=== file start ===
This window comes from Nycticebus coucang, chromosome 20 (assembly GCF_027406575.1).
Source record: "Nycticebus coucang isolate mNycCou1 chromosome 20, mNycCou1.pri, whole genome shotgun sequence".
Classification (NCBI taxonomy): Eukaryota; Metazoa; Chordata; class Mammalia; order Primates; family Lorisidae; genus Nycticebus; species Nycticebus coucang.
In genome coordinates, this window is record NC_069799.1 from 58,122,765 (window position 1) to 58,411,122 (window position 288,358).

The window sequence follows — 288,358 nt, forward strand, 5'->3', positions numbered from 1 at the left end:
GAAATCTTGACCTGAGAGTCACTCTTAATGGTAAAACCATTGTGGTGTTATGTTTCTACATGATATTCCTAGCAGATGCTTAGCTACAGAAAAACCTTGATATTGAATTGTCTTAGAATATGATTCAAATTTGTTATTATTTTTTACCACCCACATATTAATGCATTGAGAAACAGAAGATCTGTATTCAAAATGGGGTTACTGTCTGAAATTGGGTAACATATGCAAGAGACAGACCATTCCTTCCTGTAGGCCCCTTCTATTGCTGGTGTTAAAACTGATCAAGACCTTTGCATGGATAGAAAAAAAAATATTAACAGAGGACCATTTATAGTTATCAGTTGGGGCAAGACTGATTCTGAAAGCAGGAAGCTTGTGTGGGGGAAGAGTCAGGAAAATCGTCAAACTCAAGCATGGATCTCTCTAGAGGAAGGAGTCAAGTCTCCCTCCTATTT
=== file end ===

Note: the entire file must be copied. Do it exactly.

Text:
This window comes from Nycticebus coucang, chromosome 20 (assembly GCF_027406575.1).
Source record: "Nycticebus coucang isolate mNycCou1 chromosome 20, mNycCou1.pri, whole genome shotgun sequence".
Classification (NCBI taxonomy): Eukaryota; Metazoa; Chordata; class Mammalia; order Primates; family Lorisidae; genus Nycticebus; species Nycticebus coucang.
In genome coordinates, this window is record NC_069799.1 from 58,122,765 (window position 1) to 58,411,122 (window position 288,358).

The window sequence follows — 288,358 nt, forward strand, 5'->3', positions numbered from 1 at the left end:
GAAATCTTGACCTGAGAGTCACTCTTAATGGTAAAACCATTGTGGTGTTATGTTTCTACATGATATTCCTAGCAGATGCTTAGCTACAGAAAAACCTTGATATTGAATTGTCTTAGAATATGATTCAAATTTGTTATTATTTTTTACCACCCACATATTAATGCATTGAGAAACAGAAGATCTGTATTCAAAATGGGGTTACTGTCTGAAATTGGGTAACATATGCAAGAGACAGACCATTCCTTCCTGTAGGCCCCTTCTATTGCTGGTGTTAAAACTGATCAAGACCTTTGCATGGATAGAAAAAAAAATATTAACAGAGGACCATTTATAGTTATCAGTTGGGGCAAGACTGATTCTGAAAGCAGGAAGCTTGTGTGGGGGAAGAGTCAGGAAAATCGTCAAACTCAAGCATGGATCTCTCTAGAGGAAGGAGTCAAGTCTCCCTCCTATTT